On Sunday morning, Chileans turned out in droves to participate. Throughout the country, voters in masks ringed block after block in calm, orderly lines.

    After transitioning to democracy in 1990, Chile’s market-friendly business environment, framed in part by the Constitution, attracted foreign investment. The country grew consistently and saw poverty go down. But this came at the cost of an acute concentration of wealth and growing inequality. Last year, the United Nations Economic Commission for Latin America estimated that nearly a quarter of total income goes to 1 percent of Chile’s population.

    To cover the high cost of living, Chileans are greatly indebted. The Central Bank found last year that on average nearly three-fourths of household income was used to pay debt. The public health care and education systems are in shambles, and meager pensions force most people of retirement age to continue working.

    Amalia Gómez, 66, barely gets by on a $125 monthly pension and picks up seamstress jobs to compensate. She and many others like her see a new Constitution as a path to better lives and a more equitable country for future generations.

    “Why not, if we are a country rich in minerals, fish, agriculture?” she said. “Why can’t we use those resources to our benefit, for our education and health?”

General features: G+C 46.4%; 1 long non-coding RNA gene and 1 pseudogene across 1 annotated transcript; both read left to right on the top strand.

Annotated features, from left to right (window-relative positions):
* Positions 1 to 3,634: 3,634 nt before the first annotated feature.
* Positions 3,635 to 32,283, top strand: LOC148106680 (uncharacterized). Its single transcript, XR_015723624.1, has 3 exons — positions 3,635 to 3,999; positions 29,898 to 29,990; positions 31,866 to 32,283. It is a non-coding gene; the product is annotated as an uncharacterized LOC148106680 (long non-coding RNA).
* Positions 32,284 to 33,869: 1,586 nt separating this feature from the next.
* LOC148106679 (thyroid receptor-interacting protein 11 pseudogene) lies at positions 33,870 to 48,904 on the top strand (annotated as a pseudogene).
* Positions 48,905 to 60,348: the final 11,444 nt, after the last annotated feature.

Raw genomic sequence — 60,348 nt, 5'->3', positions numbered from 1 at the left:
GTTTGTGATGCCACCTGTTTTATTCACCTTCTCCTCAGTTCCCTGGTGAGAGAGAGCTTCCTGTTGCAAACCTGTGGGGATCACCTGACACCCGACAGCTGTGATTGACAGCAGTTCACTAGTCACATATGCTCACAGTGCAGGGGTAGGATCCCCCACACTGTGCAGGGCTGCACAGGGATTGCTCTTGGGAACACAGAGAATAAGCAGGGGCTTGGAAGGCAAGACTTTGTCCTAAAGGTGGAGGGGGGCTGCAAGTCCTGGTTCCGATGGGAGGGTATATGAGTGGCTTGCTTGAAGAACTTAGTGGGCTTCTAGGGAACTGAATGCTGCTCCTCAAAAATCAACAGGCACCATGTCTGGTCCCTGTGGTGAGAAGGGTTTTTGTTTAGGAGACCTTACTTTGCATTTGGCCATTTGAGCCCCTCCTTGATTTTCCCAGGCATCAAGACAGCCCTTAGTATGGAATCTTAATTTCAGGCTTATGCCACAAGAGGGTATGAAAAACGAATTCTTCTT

Sunday’s ballot asks voters whether they want a new Constitution, and who should draft it: a body of only newly elected representatives or a convention in which half of the delegates would be members of Congress.

    Voters overwhelmingly opted for a newly elected constitutional convention, without automatic inclusion of Congress members. Elections will be held in April to choose the delegates, among whom there must be gender parity. Political factions are still negotiating whether to reserve seats for Indigenous delegates.

    Chileans are now scheduled to vote in 2022 to approve or reject the Constitution the convention drafts.

    As the nation geared up for voting, tensions were high.

    After last year’s immense protests — known as the “estallido,” or explosion — rocked the country, the pandemic sent demonstrators home for much of 2020. Timid protests returned last month, leading to clashes between demonstrators and the police.

    In one protest on Oct. 2, a police officer pushed a teenager off a bridge and into the bed of the Mapocho River in Santiago. The teenager survived with fractures, and the officer was charged with attempted murder and expelled from the force.